The Department of Agriculture, Food and the Marine’s (DAFM) National Residue Control Plan (NRCP) provides for the testing for residues of certain substances in live animals and animal products. In accordance with EU legislation, testing is carried out at farm level and in the primary processing facilities (slaughterhouses) because these are the most suitable locations for testing for the presence of illegal substances. In particular, where an equine has been treated with phenylbutazone (commonly referred to as ‘bute’), the positives for residues of the medicine are more likely to be detected in a fresh meat sample rather than a processed meat sample as this substance is not a very stable compound and breaks down quite quickly. Tests are not routinely carried out at secondary processing plants or prepared products. National Residue testing is carried out on an ongoing basis throughout the year at farm and slaughterhouse level with 19,500 tests completed last year. In addition, primary processors are required to carry out self-monitoring plans for the detection of residues of substances, veterinary medicines and contaminants.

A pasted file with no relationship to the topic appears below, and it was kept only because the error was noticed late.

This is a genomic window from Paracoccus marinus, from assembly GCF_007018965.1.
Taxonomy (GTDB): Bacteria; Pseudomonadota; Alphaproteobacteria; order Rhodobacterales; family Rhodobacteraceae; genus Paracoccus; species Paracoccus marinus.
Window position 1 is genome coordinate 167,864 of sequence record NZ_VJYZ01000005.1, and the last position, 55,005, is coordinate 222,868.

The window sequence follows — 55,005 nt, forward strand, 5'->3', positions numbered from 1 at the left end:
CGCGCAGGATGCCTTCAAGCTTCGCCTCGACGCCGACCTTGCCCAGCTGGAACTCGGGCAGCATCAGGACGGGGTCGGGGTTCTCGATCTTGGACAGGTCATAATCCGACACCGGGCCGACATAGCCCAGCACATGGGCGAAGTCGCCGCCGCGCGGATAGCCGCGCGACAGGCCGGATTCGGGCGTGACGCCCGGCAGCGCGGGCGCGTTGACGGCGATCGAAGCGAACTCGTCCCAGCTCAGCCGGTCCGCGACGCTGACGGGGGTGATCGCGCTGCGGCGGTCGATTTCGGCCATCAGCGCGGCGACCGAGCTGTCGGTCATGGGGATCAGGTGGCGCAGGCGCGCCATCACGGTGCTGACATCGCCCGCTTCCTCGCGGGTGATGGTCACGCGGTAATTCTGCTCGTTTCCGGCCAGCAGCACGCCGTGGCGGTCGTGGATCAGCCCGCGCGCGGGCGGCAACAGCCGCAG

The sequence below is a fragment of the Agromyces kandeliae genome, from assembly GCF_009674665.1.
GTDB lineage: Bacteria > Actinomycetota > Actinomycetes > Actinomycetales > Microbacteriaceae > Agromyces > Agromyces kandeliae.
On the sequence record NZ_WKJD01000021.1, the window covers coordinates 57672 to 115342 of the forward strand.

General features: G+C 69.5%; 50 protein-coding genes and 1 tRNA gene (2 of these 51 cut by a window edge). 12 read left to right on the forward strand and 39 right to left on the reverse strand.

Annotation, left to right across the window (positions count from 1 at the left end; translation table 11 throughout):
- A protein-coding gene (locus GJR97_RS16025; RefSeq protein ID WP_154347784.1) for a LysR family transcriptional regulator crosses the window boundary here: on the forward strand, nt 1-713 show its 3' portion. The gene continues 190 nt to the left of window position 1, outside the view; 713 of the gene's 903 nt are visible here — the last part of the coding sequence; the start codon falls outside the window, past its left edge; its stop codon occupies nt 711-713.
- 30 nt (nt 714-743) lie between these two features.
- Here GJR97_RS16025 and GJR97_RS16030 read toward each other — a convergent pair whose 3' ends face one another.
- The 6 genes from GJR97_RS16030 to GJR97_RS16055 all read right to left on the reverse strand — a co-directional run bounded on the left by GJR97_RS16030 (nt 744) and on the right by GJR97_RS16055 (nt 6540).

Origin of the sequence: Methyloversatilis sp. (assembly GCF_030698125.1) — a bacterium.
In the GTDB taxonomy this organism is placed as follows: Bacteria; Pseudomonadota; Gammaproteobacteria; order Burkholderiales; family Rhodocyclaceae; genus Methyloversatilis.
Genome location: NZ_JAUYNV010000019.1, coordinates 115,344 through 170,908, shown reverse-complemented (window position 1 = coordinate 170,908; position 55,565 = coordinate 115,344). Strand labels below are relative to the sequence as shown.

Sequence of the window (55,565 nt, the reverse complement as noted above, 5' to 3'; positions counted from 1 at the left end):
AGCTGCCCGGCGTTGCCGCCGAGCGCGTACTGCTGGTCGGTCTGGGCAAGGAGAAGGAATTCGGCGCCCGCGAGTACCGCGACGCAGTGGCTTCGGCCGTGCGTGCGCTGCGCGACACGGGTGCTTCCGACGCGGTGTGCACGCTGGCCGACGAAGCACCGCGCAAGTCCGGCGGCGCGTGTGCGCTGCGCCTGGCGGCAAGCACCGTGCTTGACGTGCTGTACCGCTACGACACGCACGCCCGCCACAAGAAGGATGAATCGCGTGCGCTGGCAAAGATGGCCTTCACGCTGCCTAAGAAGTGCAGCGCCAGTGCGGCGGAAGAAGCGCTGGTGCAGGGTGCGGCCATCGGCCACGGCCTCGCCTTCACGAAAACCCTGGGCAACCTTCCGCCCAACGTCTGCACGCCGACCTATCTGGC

With regard to Phenylbutazone (Bute), testing is conducted every year under the NRCP as part of the testing programme for substances in category B2 (e) non-steroidal anti-inflammatory drugs. Testing for Bute is carried out in samples from bovine, porcine, ovine, caprine and equine animals as well as poultry, farmed game and milk. In 2011, 12,575 horses were slaughtered and approx 280 equine samples were tested, 58 for Bute. Final equine slaughter figures are not yet available for 2012 but approximately 330 samples were tested, 104 for Bute. As in the case of residues generally, testing is not routinely conducted on processed or prepared products.
One positive sample for phenylbutazone was found under the National Residue Control Plan in 2010 at a level of 10 parts per billion (10ppb). While the result was above the minimum limit detectable, it was at an extremely low level in terms of human health risk. A follow up investigation was conducted by DAFM and resulted in an increase in testing of animals presented by the owner of the animal from which the positive sample was derived. No further positives were detected.
As agreed at the meeting which I convened last week, it has been agreed at EU level to introduce an EU wide month programme of control measures, including significant testing of samples for bute. The intention behind the programme is to publish the findings of the first month’s testing on 15th April following their presentation to the Commission, and then review the programme. The results of this control programme would provide an evidence base for the possible consideration of further risk based measures.